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Sunday, January 22, 2017

The Republican Party's degenerate trajectory: from Nixon to Trump


The Republican Party's degenerate trajectory: from Nixon to Trump



The election of Trump is culmination of more than 40 years of Republican Party degeneracy.

The Republican Party has been on a downward trajectory of crime and morals since at least the 1970s. It has been a decline that has seen Republican presidents outdoing each other in criminal and ethical turpitude. So why is it portrayed as a party of family and Christian values?

It was the 2016 election that showed the true heart of the Republicans: one which idolises power, wealth, partisanship, racism, sexism, Islamophobia, homophobia, xenophobia, and which has no respect for truth, love and respect. It is no longer a conservative party, but an ultra-right wing one.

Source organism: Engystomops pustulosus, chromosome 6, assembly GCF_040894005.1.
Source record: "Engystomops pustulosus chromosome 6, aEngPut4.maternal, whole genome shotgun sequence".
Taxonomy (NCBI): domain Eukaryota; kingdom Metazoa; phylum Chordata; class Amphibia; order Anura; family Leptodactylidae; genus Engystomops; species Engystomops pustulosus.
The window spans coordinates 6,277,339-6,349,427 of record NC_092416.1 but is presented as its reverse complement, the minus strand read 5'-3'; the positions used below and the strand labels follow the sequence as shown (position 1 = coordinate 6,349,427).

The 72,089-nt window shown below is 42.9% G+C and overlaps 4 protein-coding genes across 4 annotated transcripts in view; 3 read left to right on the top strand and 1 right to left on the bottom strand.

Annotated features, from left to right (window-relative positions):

It was this election in which the Republican Party threw off the sheep's clothing and revealed the amoral, greedy, bigoted wolf beneath. 'Trumpers' proudly showed themselves to be wolves in sheep's clothing.

However, the destruction of the Republican Party hasn't happened overnight.

It was Nixon who really kicked off the avalanche of corruption within the Republican Party. Watergate became a term that defined American politics in the 1970s, and led to Nixon being impeached and eventually resigning. Numerous Republican politicians were sentenced to jail over it.

Instead of Nixon also being jailed, his successor, President Gerald Ford, issued a full and unconditional presidential pardon for any crimes that Nixon 'committed or may have committed'(1). The presidential pardon was met with disbelief, yet there it was. One Republican pardoning another for crimes committed in the highest office in the land. Not surprisingly, Ford was a one-term president.